Response to EPACA
EPACA, the association of lobbying consultancies, today launched a new round in its campaign to undermine the reputation of lobby watchdog Corporate Europe Observatory (CEO), in what looks like a desperate attempt to fight tighter transparency and ethics rules for EU lobbyists.
Last week, EPACA went to the media with the news that it had submitted a complaint against Corporate Europe Observatory for alleged breach of the European Commission’s Code of Conduct for Interest Representatives. CEO published its response to this ill-founded complaint. EPACA has now issued a statement which contains several factual errors and misrepresentations that need to be set straight.
- Firstly, EPACA continues to misrepresent what happened when a journalist who is working part time for CEO contacted Burson-Marsteller with a simple question about the company’s lobby work for the previous Bulgarian government. EPACA claims that our staff member tried to hide his affiliation to CEO when he contacted Burson-Marsteller and that the work he does for CEO is not journalism. Both suggestions are misleading and wrong. As shown by the email correspondence published on the CEO website, our staff member has been completely open about the fact that he was preparing an article for Corporate Europe Observatory. He is a registered journalist and was doing investigative work, preparing a longer article on lobbying on behalf of third country governments. This journalistic piece of work, will be published on the CEO website. Contrary to what EPACA suggests, the upcoming article is not part of a lobby campaign, but is intended to highlight an issue of general interest that has so far been under-reported in EU media.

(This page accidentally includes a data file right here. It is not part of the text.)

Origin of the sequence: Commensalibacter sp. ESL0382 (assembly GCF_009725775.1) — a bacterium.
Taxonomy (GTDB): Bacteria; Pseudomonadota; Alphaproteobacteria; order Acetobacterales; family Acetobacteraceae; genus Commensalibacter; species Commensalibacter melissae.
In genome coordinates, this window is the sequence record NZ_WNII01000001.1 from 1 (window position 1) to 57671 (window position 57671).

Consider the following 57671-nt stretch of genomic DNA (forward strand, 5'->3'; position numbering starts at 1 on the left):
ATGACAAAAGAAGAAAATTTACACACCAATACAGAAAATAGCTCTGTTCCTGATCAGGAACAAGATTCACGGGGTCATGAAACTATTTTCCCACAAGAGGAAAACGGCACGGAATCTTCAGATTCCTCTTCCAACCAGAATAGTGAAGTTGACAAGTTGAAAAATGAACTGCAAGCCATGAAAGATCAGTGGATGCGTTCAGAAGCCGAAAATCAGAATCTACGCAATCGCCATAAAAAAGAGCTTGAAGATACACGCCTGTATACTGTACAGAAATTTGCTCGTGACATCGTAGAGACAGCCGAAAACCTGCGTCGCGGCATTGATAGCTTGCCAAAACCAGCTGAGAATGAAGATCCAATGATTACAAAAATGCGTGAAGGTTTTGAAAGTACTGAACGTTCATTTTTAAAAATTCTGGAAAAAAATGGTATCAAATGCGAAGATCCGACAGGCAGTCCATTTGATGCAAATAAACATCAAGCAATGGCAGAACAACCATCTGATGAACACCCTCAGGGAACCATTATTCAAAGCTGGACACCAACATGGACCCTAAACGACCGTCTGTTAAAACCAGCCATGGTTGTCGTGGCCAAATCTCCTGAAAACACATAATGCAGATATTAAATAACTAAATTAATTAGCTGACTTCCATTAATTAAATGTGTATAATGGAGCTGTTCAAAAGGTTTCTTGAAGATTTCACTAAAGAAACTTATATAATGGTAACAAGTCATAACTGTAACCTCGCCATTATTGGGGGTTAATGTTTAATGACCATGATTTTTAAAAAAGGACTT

Research to shed some light on the still far from transparent world of lobbying in Brussels cannot be automatically categorised as 'lobbying'. The article was not commissioned to influence EU policy formulation and decision-making, and as such does not, in CEO’s view, fall within the scope of the Code of Conduct for Interest Representatives. CEO sees no ground for the complaint and is confident that the Commission will reach the same conclusion and reject the complaint.
- Corporate Europe Observatory (CEO) is one of the leading proponents of effective transparency and ethics rules around EU lobbying – and we practice what we preach. This is reflected in our entry in the Commission’s lobbying register as in extra information provided on our website.
We follow the guidelines on “How to make a transparent registration in the European Commission Register of Interest Representatives” that were drafted by the EU Civil Society Contact Group (CSCG) in co-operation with ALTER-EU. Following these guidelines CEO goes well beyond the Commission’s minimum transparency requirements for interest representatives. For example we give detailed information on our finances, including sources of income. We also list the issues we lobby on and give the names of staff members engaged in lobbying activities. CEO supports the Commission’s broad definition of lobbying and we continue to do so. The ALTER-EU / CSCG guidelines are the ‘gold standard’ in lobbying transparency so far, but together with the ALTER-EU coalition, CEO has repeatedly encouraged the Commission to provide further clarification on the disclosure requirements in order to improve the level of transparency for all categories of lobbyists in the register.